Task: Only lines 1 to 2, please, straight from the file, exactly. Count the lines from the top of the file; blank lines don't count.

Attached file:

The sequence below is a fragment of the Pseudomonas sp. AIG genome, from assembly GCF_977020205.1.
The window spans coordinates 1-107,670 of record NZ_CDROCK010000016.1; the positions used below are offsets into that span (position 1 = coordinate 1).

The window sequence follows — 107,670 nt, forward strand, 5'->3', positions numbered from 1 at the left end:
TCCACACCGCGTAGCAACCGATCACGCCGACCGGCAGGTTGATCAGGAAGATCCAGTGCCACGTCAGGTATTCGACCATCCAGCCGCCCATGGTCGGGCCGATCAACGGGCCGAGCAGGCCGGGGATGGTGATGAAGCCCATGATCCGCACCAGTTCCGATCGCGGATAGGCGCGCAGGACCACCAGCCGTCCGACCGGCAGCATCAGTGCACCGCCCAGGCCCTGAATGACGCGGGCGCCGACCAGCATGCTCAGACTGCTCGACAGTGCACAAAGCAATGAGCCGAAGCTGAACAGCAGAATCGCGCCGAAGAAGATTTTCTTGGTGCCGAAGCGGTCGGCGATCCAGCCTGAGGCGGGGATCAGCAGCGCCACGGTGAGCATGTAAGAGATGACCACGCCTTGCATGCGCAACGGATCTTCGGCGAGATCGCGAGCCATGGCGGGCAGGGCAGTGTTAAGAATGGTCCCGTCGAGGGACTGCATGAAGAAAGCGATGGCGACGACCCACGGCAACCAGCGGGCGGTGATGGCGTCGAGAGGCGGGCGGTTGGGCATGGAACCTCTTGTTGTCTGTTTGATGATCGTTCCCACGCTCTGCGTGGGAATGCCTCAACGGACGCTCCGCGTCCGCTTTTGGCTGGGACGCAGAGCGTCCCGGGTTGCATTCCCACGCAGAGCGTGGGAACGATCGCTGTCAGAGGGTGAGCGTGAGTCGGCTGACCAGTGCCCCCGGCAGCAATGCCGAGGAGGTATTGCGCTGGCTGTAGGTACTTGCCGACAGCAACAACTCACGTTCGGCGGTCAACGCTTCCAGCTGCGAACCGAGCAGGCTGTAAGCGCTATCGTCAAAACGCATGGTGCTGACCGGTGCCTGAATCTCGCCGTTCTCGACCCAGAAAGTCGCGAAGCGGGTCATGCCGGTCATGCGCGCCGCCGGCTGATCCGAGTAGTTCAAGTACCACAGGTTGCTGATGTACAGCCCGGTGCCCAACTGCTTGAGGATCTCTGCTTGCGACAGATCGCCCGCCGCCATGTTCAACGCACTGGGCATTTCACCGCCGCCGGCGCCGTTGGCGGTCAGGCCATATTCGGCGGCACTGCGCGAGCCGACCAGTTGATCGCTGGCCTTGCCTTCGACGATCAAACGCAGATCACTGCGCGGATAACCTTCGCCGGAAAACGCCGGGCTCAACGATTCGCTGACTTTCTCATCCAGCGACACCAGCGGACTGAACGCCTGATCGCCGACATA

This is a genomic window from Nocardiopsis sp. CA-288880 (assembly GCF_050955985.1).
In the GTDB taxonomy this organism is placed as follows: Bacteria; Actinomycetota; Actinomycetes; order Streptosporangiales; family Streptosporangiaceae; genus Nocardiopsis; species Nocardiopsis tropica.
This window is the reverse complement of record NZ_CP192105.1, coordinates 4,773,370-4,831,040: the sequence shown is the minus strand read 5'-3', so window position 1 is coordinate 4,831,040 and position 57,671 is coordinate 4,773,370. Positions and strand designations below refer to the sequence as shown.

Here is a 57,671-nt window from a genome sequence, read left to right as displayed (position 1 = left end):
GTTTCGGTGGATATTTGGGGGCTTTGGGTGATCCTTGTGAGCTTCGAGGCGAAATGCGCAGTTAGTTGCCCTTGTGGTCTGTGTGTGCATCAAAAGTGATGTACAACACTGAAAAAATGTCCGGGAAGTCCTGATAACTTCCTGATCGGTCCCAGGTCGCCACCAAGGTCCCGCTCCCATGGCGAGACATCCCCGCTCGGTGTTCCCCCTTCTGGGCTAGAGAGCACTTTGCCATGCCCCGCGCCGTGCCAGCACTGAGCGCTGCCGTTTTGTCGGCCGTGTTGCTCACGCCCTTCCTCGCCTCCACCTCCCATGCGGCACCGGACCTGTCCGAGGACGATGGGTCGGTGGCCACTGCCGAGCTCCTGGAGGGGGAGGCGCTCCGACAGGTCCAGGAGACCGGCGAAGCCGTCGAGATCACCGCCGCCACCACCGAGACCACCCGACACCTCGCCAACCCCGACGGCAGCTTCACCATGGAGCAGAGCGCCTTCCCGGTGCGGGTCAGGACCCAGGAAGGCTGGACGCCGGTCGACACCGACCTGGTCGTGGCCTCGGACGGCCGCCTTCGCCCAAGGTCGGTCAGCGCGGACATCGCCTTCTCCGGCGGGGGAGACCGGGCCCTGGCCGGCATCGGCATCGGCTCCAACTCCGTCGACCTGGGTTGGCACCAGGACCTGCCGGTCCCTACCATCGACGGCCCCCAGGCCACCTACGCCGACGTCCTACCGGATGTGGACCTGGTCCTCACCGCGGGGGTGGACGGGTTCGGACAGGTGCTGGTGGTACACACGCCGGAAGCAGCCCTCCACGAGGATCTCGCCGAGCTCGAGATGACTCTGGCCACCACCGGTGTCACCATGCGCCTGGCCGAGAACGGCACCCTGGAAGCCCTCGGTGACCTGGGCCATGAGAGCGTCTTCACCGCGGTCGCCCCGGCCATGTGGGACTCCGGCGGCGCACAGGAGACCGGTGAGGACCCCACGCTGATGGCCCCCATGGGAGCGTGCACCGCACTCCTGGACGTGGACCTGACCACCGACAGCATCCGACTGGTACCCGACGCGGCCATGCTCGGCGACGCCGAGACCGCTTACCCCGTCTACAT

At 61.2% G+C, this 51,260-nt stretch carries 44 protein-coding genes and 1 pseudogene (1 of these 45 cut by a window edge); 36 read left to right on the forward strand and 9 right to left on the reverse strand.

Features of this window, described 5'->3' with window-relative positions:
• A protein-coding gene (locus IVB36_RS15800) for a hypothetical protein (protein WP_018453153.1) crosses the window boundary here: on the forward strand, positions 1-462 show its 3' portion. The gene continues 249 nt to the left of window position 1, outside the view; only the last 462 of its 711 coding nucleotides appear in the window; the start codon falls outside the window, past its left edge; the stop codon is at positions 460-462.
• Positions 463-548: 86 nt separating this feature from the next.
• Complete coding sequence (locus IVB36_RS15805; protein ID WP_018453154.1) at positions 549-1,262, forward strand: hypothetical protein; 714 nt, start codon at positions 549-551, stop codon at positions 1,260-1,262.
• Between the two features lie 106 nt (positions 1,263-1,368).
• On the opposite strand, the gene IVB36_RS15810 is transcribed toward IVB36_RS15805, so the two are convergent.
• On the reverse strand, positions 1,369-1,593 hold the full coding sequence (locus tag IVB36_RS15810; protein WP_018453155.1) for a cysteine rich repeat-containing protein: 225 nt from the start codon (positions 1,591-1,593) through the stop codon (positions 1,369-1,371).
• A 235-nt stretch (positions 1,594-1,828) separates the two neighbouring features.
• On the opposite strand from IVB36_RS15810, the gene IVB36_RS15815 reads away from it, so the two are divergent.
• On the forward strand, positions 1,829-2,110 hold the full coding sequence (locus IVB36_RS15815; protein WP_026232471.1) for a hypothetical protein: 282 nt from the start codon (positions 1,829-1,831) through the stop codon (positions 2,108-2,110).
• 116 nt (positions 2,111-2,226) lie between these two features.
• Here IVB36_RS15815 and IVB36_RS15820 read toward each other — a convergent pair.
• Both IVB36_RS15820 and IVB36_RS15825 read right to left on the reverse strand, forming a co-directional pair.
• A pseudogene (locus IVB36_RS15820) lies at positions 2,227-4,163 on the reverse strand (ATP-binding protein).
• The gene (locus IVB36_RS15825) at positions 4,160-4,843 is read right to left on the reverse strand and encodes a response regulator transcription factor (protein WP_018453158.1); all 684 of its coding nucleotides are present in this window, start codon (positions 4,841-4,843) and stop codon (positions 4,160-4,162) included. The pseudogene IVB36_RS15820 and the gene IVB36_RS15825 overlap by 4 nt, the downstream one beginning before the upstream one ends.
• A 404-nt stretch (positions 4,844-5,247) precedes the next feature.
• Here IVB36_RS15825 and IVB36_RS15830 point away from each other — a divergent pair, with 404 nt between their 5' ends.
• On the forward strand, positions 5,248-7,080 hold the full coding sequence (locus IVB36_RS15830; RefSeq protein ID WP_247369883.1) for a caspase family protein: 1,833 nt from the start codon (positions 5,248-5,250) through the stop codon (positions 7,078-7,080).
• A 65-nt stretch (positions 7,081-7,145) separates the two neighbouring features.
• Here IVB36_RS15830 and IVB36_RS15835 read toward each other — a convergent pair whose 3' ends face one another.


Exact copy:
The sequence below is a fragment of the Pseudomonas sp. AIG genome, from assembly GCF_977020205.1.
The window spans coordinates 1-107,670 of record NZ_CDROCK010000016.1; the positions used below are offsets into that span (position 1 = coordinate 1).